Circle I: Intrapersonal
Keep in mind that these terms and identities are for an individual to decide on their own, your own, without outside determinations.
Sexuality and gender-identity are more fluid than what is socially recognized.
Let’s start with some basic terms, with contemporary understandings.
What’s that alphabet soup everyone uses?!
LGBT, LGBTQ, LGBTIQA, LGBTQAA, superfragilisticexpialidocious, huh?
These are common acronyms that may be used for movements, organizations, and individuals in the community.
Let’s break it down:
Lesbian, Gay, Bisexual, Trans*, Queer, Questioning, Asexual, Ally, and Intersex.
To see a more comprehensive list, visit this incredible glossary resource from The Gender Equity Resource Center at Berkeley.
Asexual, Bisexuality, what?
- Asexuality or asexual may refer to a person who is not sexually active or is not sexually attracted to other people. Read more at AVEN (Asexual Visibility and Education Network).
Some people contest the notion of Bisexuality. Why is this?
- Bisexuality or bisexual is based upon the idea that there exist only two genders that would be the object of sexual attraction and the individual who identifies as bisexual would be attracted to both genders.
When we deconstruct the gender binary, however, we know there are actually many more gender-identities.
So, some individuals use PANSEXUALITY as a replacement term for sexuality, which applies to people who are attracted to people regardless of their gender.
So what are these other gender identities?
- Intersex can be a “general term for for a variety of conditions in which a person is born with a reproductive or sexual anatomy that doesn’t seem to fit the typical definitions of female or male.” Read more at ISNA: Intersex Society of North America.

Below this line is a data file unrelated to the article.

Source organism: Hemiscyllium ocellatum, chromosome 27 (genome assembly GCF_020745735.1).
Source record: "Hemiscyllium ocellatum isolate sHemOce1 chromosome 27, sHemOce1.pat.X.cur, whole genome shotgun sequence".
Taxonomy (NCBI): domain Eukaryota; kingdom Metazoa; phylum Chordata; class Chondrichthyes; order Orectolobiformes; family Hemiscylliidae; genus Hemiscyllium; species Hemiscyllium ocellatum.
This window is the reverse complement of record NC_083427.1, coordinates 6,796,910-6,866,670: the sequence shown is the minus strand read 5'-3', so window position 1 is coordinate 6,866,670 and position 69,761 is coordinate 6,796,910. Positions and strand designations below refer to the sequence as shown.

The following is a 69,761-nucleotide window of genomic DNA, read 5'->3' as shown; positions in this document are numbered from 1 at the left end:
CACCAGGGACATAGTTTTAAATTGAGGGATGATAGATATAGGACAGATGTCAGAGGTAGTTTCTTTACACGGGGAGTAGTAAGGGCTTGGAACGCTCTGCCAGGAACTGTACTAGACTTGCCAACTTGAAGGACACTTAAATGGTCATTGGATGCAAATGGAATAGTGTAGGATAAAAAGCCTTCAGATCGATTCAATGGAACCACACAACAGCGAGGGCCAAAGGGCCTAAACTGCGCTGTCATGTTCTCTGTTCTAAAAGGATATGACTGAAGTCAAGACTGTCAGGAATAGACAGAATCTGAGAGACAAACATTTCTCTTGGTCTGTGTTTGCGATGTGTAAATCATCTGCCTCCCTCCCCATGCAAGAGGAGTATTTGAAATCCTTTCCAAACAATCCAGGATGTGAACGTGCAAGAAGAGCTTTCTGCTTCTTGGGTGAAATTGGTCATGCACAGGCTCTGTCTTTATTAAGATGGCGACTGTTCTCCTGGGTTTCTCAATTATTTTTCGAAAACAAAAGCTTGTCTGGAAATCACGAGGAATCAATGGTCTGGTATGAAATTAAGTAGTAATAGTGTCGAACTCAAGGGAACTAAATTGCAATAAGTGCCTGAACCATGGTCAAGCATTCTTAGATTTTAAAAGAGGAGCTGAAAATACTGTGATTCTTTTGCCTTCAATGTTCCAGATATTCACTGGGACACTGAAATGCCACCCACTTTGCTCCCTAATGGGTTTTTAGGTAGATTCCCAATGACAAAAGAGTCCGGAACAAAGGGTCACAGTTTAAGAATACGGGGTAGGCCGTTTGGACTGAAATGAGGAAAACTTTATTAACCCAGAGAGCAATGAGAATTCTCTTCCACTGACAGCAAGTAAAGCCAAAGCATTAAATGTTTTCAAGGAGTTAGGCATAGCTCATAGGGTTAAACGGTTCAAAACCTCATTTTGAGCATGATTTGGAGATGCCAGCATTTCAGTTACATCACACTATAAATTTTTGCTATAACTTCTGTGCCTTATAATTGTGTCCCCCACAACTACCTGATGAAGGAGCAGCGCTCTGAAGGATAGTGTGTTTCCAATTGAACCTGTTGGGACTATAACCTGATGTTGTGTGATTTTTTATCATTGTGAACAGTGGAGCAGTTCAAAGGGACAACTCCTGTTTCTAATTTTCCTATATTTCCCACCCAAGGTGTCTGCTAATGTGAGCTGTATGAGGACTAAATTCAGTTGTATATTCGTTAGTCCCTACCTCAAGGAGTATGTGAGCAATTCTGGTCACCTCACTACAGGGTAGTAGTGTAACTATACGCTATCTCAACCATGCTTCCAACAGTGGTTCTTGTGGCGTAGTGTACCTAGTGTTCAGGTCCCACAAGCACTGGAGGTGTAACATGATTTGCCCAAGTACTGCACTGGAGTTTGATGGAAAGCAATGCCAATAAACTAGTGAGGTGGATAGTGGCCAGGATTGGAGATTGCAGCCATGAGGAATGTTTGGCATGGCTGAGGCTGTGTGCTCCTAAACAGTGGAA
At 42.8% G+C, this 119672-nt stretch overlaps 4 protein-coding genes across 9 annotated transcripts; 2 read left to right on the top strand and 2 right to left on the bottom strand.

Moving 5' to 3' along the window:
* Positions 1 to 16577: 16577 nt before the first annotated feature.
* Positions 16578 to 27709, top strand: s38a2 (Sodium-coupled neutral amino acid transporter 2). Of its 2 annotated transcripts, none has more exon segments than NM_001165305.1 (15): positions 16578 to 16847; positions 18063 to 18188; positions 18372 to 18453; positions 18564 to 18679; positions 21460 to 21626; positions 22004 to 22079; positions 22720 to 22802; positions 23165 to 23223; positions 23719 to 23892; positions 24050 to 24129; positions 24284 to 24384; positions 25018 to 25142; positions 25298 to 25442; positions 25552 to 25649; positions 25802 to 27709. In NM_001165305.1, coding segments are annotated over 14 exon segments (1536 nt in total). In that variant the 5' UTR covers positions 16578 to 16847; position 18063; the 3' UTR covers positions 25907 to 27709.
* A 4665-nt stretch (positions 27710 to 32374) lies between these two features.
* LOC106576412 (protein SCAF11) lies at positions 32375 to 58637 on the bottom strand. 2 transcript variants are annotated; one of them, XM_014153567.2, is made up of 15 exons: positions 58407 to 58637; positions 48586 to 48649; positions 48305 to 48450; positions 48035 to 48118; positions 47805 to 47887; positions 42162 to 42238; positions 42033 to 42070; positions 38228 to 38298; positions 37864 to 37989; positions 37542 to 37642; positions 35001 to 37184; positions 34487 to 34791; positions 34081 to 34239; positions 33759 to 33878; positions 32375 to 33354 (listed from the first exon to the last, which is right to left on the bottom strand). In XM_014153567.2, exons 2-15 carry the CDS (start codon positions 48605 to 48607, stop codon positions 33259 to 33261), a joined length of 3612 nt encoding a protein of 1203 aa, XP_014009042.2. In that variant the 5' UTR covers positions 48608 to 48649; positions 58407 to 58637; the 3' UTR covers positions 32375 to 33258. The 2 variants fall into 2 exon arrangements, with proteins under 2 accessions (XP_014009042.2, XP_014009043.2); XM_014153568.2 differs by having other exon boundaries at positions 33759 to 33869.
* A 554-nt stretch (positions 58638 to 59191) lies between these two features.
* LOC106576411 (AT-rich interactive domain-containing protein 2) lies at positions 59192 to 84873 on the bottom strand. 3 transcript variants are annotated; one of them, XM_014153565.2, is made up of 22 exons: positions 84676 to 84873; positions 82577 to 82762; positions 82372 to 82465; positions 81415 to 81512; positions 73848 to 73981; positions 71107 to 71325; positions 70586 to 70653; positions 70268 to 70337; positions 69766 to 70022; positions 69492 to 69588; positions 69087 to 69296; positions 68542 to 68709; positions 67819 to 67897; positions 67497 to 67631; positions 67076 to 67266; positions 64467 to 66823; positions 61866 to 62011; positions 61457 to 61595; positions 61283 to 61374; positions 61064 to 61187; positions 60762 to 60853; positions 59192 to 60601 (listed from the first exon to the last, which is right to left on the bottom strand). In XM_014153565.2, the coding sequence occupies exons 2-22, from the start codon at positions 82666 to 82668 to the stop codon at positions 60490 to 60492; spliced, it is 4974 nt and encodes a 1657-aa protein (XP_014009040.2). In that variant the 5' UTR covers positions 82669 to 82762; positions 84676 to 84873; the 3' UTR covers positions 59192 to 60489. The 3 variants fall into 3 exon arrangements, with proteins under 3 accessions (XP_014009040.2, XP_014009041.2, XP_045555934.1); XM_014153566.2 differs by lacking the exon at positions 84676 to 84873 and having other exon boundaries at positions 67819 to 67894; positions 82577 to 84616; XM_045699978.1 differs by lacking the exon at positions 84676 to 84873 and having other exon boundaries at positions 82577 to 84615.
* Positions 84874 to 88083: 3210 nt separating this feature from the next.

- Trans* is a shortening for a myriad of trans-identities, because each and everyone has their own unique qualities. Remember that transsexual, transgender, transman, transwoman, and trans-identified each mean something very different.
- Genderqueer is also another noteworthy gender-identity that is not limited or assigned to one specific gender of the male/female gender binary.
These terms for identifying personal gender identity do not indicate sexuality or preference of attraction to specific gender(s).
Some of your trans* and genderqueer questions are answered here, by Annika and Sebastian from Autostraddle.com.
and more questions answered here, at Not Your Mom’s Trans* 101.
- If someone doesn’t identify as male or female, what pronouns are available to use?
Popular gender-neutral pronouns instead of he or she are ze, and hir (pronounced “here”) instead of her/him.
OR just ask preference!
I'd highly recommend taking a look at the GENDER book, (<--link to the actual book online! wow!) for "a fun, colorful, community-based resource, which illustrates the beautiful diversity of gender - a sort of gender 101 for anyone and everyone." Though it's still a work-in-progress, the project began (<--link to their tumblr!) when creators "started to educate each other about what it means to live and express and perform one’s gender. The more they learned, the more they wanted to share with everyone else. They saw a need around them in transgender friends who wanted more options on their census forms, and transsexual lovers who had to educate their own therapists, and parents wanting to know how to be supportive of their gender-variant kids."
If interested, there are also more complex definitions of genders and sexualities if you visit the work of Julia Serano (scroll down to “a glossary of terms”).
- Moving on to more terms, what about this “closet” everyone talks about?
I feel, no one should EVER feel pressured to “come out of the closet” about their gender-identity or sexuality, through words, actions, or expectations. This is a personal decision.
This means, never “out” someone else, not knowing the individuals’ context or level of safety and comfortability.
We all know my thoughts on National Coming Out Day, knowing that there is no one special day or time to “come out.”
It happens, continually, constantly.
Feeling comfortable and in the right context in the various circles and institutions of society in which you operate is so crucial for this experience. Personally, for example, I’m “out” to everyone in my personal and academic circles, but not at work.
Want more information on Coming Out? Visit some information from AVERT or from The New York Times. (any more helpful, supportive and affirming resources would be appreciated!)
Wondering how else can you be an ally and a friend?
Visit the GLAAD ally resources for additional ideas.
or click here to see more ways on How To Be an Ally to LGBT People, from The Stonewall Center at UMass Amherst.
Introduction: Being Queer